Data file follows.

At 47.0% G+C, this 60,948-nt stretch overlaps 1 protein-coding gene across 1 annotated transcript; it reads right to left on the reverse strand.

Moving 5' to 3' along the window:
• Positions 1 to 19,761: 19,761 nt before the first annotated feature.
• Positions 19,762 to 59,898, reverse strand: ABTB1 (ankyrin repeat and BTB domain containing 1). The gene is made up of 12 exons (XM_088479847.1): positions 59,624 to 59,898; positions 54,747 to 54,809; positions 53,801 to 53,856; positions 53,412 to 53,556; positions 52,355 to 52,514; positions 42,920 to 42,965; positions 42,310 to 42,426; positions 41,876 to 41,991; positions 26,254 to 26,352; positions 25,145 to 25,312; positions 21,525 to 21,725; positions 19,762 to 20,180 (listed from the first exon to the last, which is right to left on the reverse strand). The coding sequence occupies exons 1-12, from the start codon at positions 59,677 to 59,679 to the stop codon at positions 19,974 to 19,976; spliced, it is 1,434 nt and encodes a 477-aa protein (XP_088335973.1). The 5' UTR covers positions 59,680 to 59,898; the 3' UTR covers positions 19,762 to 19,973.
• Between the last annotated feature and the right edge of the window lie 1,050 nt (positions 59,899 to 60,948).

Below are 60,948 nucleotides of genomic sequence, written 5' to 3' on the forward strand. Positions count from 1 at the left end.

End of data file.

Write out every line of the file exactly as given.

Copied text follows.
At 47.0% G+C, this 60,948-nt stretch overlaps 1 protein-coding gene across 1 annotated transcript; it reads right to left on the reverse strand.

Moving 5' to 3' along the window:
• Positions 1 to 19,761: 19,761 nt before the first annotated feature.
• Positions 19,762 to 59,898, reverse strand: ABTB1 (ankyrin repeat and BTB domain containing 1). The gene is made up of 12 exons (XM_088479847.1): positions 59,624 to 59,898; positions 54,747 to 54,809; positions 53,801 to 53,856; positions 53,412 to 53,556; positions 52,355 to 52,514; positions 42,920 to 42,965; positions 42,310 to 42,426; positions 41,876 to 41,991; positions 26,254 to 26,352; positions 25,145 to 25,312; positions 21,525 to 21,725; positions 19,762 to 20,180 (listed from the first exon to the last, which is right to left on the reverse strand). The coding sequence occupies exons 1-12, from the start codon at positions 59,677 to 59,679 to the stop codon at positions 19,974 to 19,976; spliced, it is 1,434 nt and encodes a 477-aa protein (XP_088335973.1). The 5' UTR covers positions 59,680 to 59,898; the 3' UTR covers positions 19,762 to 19,973.
• Between the last annotated feature and the right edge of the window lie 1,050 nt (positions 59,899 to 60,948).

Below are 60,948 nucleotides of genomic sequence, written 5' to 3' on the forward strand. Positions count from 1 at the left end.